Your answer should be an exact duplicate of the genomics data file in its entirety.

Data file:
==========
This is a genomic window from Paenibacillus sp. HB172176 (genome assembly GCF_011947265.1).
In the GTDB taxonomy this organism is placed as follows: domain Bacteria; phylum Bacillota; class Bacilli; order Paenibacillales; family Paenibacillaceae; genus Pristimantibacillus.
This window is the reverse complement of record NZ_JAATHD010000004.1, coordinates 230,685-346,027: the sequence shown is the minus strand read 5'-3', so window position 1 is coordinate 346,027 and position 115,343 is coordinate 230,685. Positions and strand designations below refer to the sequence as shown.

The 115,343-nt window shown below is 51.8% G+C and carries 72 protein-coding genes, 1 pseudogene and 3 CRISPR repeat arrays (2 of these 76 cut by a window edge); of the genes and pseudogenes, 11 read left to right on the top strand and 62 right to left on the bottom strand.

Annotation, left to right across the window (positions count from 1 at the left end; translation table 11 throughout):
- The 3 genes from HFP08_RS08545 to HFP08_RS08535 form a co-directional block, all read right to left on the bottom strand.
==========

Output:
This is a genomic window from Paenibacillus sp. HB172176 (genome assembly GCF_011947265.1).
In the GTDB taxonomy this organism is placed as follows: domain Bacteria; phylum Bacillota; class Bacilli; order Paenibacillales; family Paenibacillaceae; genus Pristimantibacillus.
This window is the reverse complement of record NZ_JAATHD010000004.1, coordinates 230,685-346,027: the sequence shown is the minus strand read 5'-3', so window position 1 is coordinate 346,027 and position 115,343 is coordinate 230,685. Positions and strand designations below refer to the sequence as shown.

The 115,343-nt window shown below is 51.8% G+C and carries 72 protein-coding genes, 1 pseudogene and 3 CRISPR repeat arrays (2 of these 76 cut by a window edge); of the genes and pseudogenes, 11 read left to right on the top strand and 62 right to left on the bottom strand.

Annotation, left to right across the window (positions count from 1 at the left end; translation table 11 throughout):
- The 3 genes from HFP08_RS08545 to HFP08_RS08535 form a co-directional block, all read right to left on the bottom strand.